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How to Make a Routine Work for You

While it may seem like routines are repetitive, they can be a very powerful way to improve your life.

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Think back through your week. Do you have a routine? Does it seem like you regularly hit up Starbucks, take the same route to work, and put dinner on the table at the same exact time every night? While it may seem like routines are repetitive, they can be a very powerful way to improve your life. 

Research from Syracuse University suggests that routines are related to satisfaction, personal identity, and achievement. Family rituals and routines can aid to psychological health and well-being. The study found that “nine out of 10 families believe it’s important to sit down as a family for a meal,” which can strengthen relationships, stability, and emotional exchange. But just because a routine can be repetitive within your family or work life doesn’t mean that you can’t switch things up.

Make a routine work for you by setting up some parameters to abide by, but keep things fluid. These routine ideas allow flexibility so you can seize a spontaneous moment when it feels right.

Minimize procrastination with a deadline

You probably know that certain household chores have to be done during the week. And you only have a set amount of time before you rush off to work. An idea to minimize procrastination is to set a self-imposed deadline with mundane tasks in your routine.

A study from MIT shows that self-imposed deadlines are effective in improving task performance. For example, let’s say your kitchen desperately needs to be cleaned, but you know it’s going to take some time to tackle those dishes. 

Instead of putting off the chore for another day, set a timer for 15 minutes. Get as much done as you can inside of those 15 minutes and then stop once the timer is up. You’ll be surprised at how much you can accomplish when your brain is given a deadline.

The power of written plans

A planner or calendar can help you remember important birthdays and anniversaries, but it can also help you prep your week more effectively. When you write plans down, you might feel more in control of your week rather than stressing about how busy you feel.

Psychologist Barbara Markway points out in an article on Psychology Today that keeping a planner helps you stay healthy, too. “It helps your physical health by helping you track things like diet and exercise,” Markway wrote.

In turn, you get to make choices. When you see commitments lined up in a week, or realize you have missed several days at the gym, you can prioritize tasks that are most important to you.

Don’t block schedule 

You have heard of block scheduling, right? This system is popular among middle and high schools in that students take fewer classes within the day but for longer periods. But when you apply the same system to adulthood, it’s not as effective.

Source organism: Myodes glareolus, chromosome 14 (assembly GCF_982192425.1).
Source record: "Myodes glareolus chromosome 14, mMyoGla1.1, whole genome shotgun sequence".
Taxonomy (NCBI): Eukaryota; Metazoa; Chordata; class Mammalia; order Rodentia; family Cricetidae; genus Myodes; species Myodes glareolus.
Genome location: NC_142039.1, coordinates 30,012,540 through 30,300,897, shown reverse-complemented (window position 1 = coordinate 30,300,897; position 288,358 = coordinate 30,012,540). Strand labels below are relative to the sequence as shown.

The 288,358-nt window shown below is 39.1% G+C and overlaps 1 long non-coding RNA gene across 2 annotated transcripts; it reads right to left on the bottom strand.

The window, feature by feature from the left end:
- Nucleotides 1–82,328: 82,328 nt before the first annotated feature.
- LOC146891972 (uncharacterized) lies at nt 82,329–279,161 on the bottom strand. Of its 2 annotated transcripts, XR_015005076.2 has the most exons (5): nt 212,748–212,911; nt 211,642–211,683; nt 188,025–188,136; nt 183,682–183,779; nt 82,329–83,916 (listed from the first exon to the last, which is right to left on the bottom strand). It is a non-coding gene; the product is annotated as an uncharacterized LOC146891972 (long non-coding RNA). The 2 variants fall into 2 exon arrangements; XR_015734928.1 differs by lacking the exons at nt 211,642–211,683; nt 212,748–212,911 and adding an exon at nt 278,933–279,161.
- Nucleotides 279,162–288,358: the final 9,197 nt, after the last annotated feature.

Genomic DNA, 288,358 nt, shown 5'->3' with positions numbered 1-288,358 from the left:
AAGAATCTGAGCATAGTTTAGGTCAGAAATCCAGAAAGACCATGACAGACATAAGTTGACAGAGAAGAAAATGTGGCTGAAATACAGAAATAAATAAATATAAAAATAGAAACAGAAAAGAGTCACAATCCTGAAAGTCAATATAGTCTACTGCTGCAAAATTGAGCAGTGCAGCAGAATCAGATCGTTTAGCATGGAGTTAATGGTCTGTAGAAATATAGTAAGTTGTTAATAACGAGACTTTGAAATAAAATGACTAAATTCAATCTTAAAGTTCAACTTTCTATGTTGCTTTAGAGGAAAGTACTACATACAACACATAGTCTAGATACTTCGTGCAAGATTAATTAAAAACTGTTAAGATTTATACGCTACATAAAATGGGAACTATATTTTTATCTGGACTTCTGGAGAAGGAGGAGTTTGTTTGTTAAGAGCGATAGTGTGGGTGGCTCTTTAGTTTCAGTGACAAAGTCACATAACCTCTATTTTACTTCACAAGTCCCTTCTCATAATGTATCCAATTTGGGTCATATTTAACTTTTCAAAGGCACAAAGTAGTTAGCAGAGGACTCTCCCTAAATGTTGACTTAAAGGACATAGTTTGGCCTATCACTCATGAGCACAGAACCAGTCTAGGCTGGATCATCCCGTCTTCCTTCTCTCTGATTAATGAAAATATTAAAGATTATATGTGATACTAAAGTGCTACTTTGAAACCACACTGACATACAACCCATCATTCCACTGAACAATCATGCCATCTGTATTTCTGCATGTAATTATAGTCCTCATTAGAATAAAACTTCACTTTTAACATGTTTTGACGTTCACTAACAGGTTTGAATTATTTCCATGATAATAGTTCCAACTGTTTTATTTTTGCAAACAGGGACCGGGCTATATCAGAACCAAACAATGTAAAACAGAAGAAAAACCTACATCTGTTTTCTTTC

Why? Because it locks you into a certain timeframe to complete a task or project. Someone who is unemployed might have the entire day to cook dinner but a busy full-time worker might only have 30 minutes. It’s called Parkinson’s Law which is the adage that “work expands so as to fill the time available for its completion.” 

A better way to complete tasks is to use a project management system instead of blocking long stretches of time on your calendar. During the week you get to decide what you want to tackle first. You gain structure from your to-do list but you also gain flexibility by deciding when to complete each task.

Standardize personal finances

How often do you look at your finances? You more than likely interact with money every day, but managing it is a different story. A recent study by U.S. Bank found only 41% of Americans follow a budget.

You can manage your finances habitually with a few tricks to make it fun. At the end of every month, go over your income and expenses. Conduct a budgeting meeting with your favorite beverage or a playlist that keeps things light. You’ll be in a better mood to dig into your financial situation and keep financial stress at bay.

You can also make it easy on yourself and automate contributions to a savings account. Most banks have the option to set up automatic transfers so you can hit financial goals without manually monitoring accounts. 

Routines can be as fluid or rigid as you make them. Set a foundation that allows you to track and automate tasks, and puts timelines into place could help you feel more in control. Allow yourself enough flexibility within your routine so you can take advantage of spontaneous events. Because life should strike a balance between the routine and the unplanned.

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